Washington Gov. Jay Inslee said he singlehandedly is saving lives with his powers as the state’s top executive.
In an interview with TVW’s Mike McClanahan, Inslee gave an in-depth look into his perspective when it comes to navigating the COVID-19 pandemic.
The TV host questioned Inslee, well into his second year of governing by emergency declarations, about dozens of legal challenges to his executive authority.
Inslee responded by giving his decisions sole credit for saving the lives of fellow Washingtonians.
"There is only one person in the state of Washington who has the capability to save those lives right now, and it happens to be the governor of the state of Washington," Inslee said Wednesday.
McClanahan cited a local judge’s op-ed criticizing Inslee for not including the state Legislature in his executive order. Inslee said the Legislature not only gives him the ability, but the responsibility, to enact his executive orders.
“We need to act right now, and we need to act against a pandemic,” he said, noting he has faced around 30 lawsuits challenging his power. “I’m assuming many of my decisions will continue to be challenged.”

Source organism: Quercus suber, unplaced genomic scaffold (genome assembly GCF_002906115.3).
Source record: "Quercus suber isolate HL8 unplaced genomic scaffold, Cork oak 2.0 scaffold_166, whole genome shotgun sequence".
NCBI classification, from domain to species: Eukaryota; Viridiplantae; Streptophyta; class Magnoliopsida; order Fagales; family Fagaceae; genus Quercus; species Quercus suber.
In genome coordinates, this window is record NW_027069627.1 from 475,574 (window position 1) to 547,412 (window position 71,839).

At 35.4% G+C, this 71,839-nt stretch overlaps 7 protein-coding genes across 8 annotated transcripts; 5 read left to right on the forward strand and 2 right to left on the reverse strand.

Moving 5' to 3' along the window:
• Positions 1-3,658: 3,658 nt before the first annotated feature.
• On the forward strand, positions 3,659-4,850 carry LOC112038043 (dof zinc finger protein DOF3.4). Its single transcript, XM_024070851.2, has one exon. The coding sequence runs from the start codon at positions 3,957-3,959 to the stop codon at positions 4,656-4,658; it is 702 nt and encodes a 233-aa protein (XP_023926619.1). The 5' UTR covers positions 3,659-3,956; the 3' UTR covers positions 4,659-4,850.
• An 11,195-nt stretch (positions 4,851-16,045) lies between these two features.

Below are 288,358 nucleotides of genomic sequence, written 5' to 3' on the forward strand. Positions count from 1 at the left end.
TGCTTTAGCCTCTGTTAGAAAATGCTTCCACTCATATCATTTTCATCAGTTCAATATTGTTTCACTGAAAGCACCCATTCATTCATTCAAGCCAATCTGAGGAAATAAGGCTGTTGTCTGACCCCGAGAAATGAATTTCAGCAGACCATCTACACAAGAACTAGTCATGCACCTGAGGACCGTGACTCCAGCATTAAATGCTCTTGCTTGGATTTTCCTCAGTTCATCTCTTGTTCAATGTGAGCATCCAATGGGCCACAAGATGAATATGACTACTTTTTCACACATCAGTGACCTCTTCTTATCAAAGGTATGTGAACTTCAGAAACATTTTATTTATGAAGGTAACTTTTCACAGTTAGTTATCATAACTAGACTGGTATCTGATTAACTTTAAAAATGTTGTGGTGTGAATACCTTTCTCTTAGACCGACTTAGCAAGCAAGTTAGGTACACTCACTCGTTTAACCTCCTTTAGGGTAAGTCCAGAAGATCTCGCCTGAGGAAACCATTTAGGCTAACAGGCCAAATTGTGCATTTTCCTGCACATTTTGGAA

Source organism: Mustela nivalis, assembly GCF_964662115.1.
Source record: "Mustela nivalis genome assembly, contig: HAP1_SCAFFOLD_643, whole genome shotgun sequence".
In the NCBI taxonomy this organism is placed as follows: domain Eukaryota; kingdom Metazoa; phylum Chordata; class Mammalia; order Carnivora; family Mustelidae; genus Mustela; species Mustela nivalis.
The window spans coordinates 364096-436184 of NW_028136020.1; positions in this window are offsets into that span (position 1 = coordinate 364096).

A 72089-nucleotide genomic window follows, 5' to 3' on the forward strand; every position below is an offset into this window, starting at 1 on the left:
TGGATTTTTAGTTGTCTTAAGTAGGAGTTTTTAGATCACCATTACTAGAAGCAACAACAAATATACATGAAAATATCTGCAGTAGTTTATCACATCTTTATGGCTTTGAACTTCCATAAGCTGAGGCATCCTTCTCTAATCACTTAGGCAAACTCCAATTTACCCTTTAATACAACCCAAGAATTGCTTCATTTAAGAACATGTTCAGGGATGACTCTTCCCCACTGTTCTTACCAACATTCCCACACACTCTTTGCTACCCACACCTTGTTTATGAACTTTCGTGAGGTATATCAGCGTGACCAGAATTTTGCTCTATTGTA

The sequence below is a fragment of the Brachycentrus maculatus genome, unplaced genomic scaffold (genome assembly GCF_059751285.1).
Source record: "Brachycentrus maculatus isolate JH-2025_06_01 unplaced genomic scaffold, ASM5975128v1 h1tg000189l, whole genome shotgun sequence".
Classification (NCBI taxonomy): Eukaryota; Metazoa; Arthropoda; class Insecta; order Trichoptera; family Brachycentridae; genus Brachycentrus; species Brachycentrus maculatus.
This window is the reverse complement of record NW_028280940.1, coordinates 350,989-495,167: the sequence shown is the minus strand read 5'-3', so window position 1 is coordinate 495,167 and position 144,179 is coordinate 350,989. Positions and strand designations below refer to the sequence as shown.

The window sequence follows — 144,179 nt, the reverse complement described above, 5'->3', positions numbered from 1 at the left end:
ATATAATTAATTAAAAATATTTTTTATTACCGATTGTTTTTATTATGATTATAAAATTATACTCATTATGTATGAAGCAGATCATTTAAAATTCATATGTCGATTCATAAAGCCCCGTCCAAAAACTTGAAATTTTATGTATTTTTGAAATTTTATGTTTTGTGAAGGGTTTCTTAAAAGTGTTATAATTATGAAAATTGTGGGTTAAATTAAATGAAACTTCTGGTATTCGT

Inslee credited his actions with saving lives, comparing Washington to nearby Idaho.
“Not only has it been constitutional, it has saved thousands of lives,” he said. “Had we not taken the actions that we had in the state of Washington, we would have lost thousands of more people to COVID. The reason I know that is, if you compare our death rates to other states. Had we had the same death rates as other states, like Idaho, we would have had thousands of more people lose their lives.”
Critics of Inslee’s orders say he should cede authority to the rest of Washington’s government.
“We are being governed by press conference,” said Jason Mercier, director of the Washington Policy Center's Center for Government Reform. “The executive has to have emergency powers to respond to a crisis, but it should be time-limited, not indefinite. When it is, it leads to what we saw in the governor’s interview where he thinks he alone has the wisdom to determine how everybody should be living without the input of the Legislature.”
Mercier said the state Legislature should assert itself, even if it ends up codifying similar policies.
“This is not about the policies, it’s about the way it’s being implemented,” he said.
Inslee also hinted about new vaccination mandates for the state’s public school students.
“It’s something we will consider,” he said.